Increasing attention was given to tuberculosis by European physicians beginning with the seventeenth century, in part because of major changes in medical theory and in part because of growing mortality from phthisis and scrofula. In 1685 Richard

Morton became the first Western physician to publish a single text on phthisis, a term which he used to embrace a number of wasting diseases, including pulmonary consumption and scrofula. Morton depended on traditional humoral theory to describe the etiology of phthisis. By the eighteenth century, however, physicians were redefining their concepts of diseases, and searching for new explanations for their causes. As a result, the nineteenth century became a period of intense research into and speculation about tubercular diseases. In Europe and especially in the United States, physicians and laypersons alike looked for elements in both life-style and environment that made a person "susceptible" to it. Among those "elements" were dissolute and immoral living, alcohol and tobacco consumption, along with various developmental crises in the host's physical well-being such as puberty or childbirth. In addition, damp soil and filth in general could make an individual susceptible to consumption. Others, however, believed that pulmonary consumption was a hereditary affliction - a belief that became a powerful social stigma in much of the world. Indeed, throughout much of the nineteenth century, popular (and some medical) concepts of tuberculosis resonated with the notion that the disease expressed a person's inherent nature as opposed to just being something that one had. In fact, those considered susceptible to tuberculosis were said to have a phthisical diathesis.

Nineteenth Through Twentieth Century

Theories of Etiology. A major break with previous theories of tubercular diseases occurred at the beginning of the nineteenth century, which initiated a process that had transformed their classification by the 1880s, especially among European medical scientists. From the early 1800s, the French clinical school analyzed pathological phenomena by comparing the course of disease observed at the bedside with autopsy observations. René Théophile Hyacinthe Laennec, a leading physician of this school, postulated the theory that all tubercular phenomena, including phthisis, scrofula, and miliary tubercles, in fact constituted a single disease.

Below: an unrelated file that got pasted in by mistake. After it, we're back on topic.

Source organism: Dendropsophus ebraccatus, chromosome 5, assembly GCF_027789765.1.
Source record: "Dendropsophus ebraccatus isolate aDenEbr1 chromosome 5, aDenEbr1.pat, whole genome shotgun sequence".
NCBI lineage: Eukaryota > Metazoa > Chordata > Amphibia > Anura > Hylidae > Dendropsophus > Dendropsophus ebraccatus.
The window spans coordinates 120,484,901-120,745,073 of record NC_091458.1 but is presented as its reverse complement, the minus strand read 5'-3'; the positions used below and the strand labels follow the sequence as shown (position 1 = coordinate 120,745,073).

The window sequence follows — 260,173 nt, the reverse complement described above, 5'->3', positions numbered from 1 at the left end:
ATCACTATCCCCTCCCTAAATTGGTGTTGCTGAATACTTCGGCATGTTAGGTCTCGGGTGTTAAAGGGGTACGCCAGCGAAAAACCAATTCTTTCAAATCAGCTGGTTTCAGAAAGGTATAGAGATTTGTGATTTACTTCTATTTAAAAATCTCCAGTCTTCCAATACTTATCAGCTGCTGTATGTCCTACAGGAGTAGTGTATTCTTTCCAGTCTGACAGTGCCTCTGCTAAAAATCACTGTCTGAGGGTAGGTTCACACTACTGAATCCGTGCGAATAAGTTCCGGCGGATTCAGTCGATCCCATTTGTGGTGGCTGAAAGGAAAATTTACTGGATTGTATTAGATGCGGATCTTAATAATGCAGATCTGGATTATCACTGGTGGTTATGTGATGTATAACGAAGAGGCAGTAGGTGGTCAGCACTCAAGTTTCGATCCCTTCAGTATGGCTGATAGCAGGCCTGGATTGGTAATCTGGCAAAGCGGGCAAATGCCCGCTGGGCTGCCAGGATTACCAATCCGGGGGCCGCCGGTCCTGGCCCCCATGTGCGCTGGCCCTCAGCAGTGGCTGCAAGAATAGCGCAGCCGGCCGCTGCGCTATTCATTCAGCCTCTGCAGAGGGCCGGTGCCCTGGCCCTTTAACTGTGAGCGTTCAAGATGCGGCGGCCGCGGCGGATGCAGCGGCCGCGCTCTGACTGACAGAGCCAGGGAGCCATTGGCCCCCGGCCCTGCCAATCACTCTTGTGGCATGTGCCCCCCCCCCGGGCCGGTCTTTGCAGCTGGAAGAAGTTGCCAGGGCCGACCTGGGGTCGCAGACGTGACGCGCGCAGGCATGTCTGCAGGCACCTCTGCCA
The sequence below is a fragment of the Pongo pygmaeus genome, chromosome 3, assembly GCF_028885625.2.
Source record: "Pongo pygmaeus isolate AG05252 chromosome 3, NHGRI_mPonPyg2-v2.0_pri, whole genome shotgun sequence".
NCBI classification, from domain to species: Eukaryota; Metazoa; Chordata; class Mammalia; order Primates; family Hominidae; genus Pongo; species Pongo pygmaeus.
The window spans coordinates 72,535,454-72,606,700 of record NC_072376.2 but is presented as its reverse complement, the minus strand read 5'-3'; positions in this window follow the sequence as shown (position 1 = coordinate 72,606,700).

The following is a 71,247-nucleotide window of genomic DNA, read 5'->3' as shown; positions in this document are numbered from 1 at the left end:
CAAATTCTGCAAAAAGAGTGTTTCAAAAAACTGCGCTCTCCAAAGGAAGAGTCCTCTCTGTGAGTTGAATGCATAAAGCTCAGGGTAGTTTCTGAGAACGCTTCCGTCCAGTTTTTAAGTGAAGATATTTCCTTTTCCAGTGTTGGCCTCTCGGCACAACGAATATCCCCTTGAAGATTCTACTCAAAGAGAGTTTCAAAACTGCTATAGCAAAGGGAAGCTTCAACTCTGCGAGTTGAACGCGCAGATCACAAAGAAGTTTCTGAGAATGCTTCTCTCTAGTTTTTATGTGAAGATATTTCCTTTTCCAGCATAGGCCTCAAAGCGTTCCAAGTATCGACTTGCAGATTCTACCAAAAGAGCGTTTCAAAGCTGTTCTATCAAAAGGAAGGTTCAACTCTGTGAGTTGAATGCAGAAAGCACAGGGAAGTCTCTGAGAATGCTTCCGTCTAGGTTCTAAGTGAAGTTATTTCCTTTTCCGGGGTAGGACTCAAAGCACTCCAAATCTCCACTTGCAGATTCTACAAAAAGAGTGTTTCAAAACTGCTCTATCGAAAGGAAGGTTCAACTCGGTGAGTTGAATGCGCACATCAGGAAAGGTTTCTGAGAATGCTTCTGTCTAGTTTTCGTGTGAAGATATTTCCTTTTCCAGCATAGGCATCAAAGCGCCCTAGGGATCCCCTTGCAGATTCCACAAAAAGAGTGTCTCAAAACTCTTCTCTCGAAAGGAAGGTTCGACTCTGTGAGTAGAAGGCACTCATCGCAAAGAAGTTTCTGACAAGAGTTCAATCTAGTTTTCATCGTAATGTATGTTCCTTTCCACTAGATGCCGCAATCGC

German physicians of the "physiological" school, who opposed the "ontological" view of diseases, which posits clearly definable entities for which distinct species can be established, vigorously attacked Laennec's theory of tuberculosis. A leading theoretician of German "physiological medicine," Karl Wunderlich, asserted that it was impossible to draw a distinct line between, for example, dysentery and enteric diarrhea. Wunderlich thought of disease names only as conveniences, not as linguistic symbols for specific entities. In his views of tuberculosis, Wunderlich echoed the ideas of his contemporary, Rudolph Virchow. Virchow, in many respects one of the greatest medical theoreticians of the nineteenth century, also repudiated the ontological theory of diseases, including Laennec's idea that all tubercular phenomena manifested a single, specific disease. Rather, he divided tubercular manifestations into the two separate categories of inflammatory and neoplastic phenomena, and thought that some forms fundamentally resembled cancer. Virchow considered the important difference between diseases not to be one of cause but of pathological processes within individual cells.

Despite Virchow's views, however, the tradition of combining clinical and pathological investigations continued in France, most notably in the work of Jean-Antoine Villemin, who followed Laennec in saying that tuberculosis was a specific disease caused by a specific agent, but went one step beyond him by demonstrating in practice what Laennec had postulated in theory. In 1865 Villemin caused tuberculosis in rabbits by injecting them with matter from human tubercles. Although this work had a negligible impact on German ideas concerning tuberculosis, the notion that it was a specific disease was provided an unshakable scientific foundation in the work of the Prussian bacteriologist Robert Koch.